First steps on RDS
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Amazon RDS (Relational Database Service) is a Database as a Service solution that allows you to manage a DBMS like MySQL or PostgreSQL in a dedicated environment. All the database administration tasks are executed by Amazon allowing you to focus exclusively on scaling your database and choosing the right instance. Amazon RDS patches your DBMS software and provides all backups automatically, storing the backups for a user-defined retention period and enabling point-in-time recovery. As a service designed also to support already existing applications, you can control it via API to setup your database environment or increase instance capacity.
Amazon RDS supports MySQL, PostgreSQL, Oracle, Microsoft SQL Server and now their own Aurora DB. Scaling databases is one of the most difficult tasks for developers and system administrators, for this reason, learning how to use Amazon RDS could greatly simplify the way you manage your data into your web or mobile application.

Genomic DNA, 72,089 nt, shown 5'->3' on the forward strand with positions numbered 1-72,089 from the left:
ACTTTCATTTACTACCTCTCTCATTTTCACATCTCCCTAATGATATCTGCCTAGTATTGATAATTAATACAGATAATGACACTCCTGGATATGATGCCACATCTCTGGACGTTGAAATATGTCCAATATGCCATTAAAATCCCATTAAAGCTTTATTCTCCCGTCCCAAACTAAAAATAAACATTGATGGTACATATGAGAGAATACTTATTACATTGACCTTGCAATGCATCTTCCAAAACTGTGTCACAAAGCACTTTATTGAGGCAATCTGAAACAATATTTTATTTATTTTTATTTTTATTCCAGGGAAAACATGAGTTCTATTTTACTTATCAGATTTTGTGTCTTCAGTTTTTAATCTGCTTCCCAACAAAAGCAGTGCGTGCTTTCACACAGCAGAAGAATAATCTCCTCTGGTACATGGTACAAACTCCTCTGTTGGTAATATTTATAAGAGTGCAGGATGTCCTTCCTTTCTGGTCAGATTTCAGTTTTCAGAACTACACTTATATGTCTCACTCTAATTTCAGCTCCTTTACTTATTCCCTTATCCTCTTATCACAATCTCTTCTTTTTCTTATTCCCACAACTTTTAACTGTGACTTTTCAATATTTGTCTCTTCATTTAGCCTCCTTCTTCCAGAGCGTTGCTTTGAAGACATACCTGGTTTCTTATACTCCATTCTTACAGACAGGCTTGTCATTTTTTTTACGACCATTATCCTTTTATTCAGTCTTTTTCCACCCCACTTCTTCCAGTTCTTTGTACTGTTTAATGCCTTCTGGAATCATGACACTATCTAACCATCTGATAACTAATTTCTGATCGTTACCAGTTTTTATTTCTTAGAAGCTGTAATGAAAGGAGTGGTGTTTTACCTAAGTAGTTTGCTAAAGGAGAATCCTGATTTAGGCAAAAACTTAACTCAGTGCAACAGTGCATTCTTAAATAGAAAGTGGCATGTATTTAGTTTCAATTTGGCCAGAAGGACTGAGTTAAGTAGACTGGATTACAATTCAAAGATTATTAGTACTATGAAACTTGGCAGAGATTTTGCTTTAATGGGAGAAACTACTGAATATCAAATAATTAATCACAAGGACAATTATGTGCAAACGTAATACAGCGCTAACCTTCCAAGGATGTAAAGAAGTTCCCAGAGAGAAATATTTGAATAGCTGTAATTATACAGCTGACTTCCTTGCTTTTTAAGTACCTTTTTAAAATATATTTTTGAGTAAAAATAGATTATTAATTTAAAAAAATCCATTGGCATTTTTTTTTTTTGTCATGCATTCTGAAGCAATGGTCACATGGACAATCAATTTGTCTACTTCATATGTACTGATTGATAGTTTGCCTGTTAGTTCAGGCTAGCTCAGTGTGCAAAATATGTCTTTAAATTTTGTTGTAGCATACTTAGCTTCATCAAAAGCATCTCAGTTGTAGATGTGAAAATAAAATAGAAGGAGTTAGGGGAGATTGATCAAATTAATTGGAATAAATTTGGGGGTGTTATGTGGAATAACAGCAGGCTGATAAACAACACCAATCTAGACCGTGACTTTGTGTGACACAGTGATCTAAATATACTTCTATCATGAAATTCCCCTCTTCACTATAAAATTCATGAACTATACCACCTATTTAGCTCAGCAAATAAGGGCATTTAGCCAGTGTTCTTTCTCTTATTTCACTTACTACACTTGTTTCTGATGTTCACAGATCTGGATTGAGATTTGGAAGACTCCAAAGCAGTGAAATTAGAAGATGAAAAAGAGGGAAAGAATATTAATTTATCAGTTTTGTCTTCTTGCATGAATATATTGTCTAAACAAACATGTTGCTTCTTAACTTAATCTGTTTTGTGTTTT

About the Author
In the last years Giorgio spent much of his time on the design and deployment of platforms based on new technologies like NoSQL Databases (MongoDB, HBase, Cassandra), Software Defined Networking (OpenFlow, Open vSwitch), Virtualization (Xen, Linux KVM, VMware) and Cloud Computing (OpenStack, Eucalyptus). He has a very deep knowledge of Amazon Web Services (AWS), RackSpace Cloud and related services, and has worked with many other IaaS / PaaS platforms (Google Cloud, Heroku, AppFog etc.).
Amazon RDS, the Relational Database Service. As the name could suggest it is a service that aims to offer a hosted and fully managed RDBMS solution.
On Amazon RDS, you can run MySQL, PostgreSQL, SQL Server and Oracle Databases without having to take care of the infrastructure and its maintenance.
Amazon will do everything for you. Let's create an RDS instance. Just choose the database engine you need, select the desired instance type and allocated storage, fill the form with an administrative username and password, and you will be online in minutes. The only thing you will need to know, is the endpoint you have to use in your application to access your database instance. Security groups work in RDS just as they work on EC2. You can restrict access to an instance only to known subnets or other security groups, making your data set much more secure.